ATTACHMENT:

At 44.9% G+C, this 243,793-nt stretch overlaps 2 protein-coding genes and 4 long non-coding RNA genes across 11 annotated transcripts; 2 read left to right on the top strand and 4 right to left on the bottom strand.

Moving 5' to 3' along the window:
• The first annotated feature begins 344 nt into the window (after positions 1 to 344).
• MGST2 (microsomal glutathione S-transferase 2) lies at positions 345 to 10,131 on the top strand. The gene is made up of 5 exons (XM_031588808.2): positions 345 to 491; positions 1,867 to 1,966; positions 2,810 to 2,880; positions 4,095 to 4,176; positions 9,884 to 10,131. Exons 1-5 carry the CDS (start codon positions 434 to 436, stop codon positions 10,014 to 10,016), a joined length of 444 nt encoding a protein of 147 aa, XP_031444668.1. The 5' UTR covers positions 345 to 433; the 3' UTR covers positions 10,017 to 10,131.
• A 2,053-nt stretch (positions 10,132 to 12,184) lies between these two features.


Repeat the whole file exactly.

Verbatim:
At 44.9% G+C, this 243,793-nt stretch overlaps 2 protein-coding genes and 4 long non-coding RNA genes across 11 annotated transcripts; 2 read left to right on the top strand and 4 right to left on the bottom strand.

Moving 5' to 3' along the window:
• The first annotated feature begins 344 nt into the window (after positions 1 to 344).
• MGST2 (microsomal glutathione S-transferase 2) lies at positions 345 to 10,131 on the top strand. The gene is made up of 5 exons (XM_031588808.2): positions 345 to 491; positions 1,867 to 1,966; positions 2,810 to 2,880; positions 4,095 to 4,176; positions 9,884 to 10,131. Exons 1-5 carry the CDS (start codon positions 434 to 436, stop codon positions 10,014 to 10,016), a joined length of 444 nt encoding a protein of 147 aa, XP_031444668.1. The 5' UTR covers positions 345 to 433; the 3' UTR covers positions 10,017 to 10,131.
• A 2,053-nt stretch (positions 10,132 to 12,184) lies between these two features.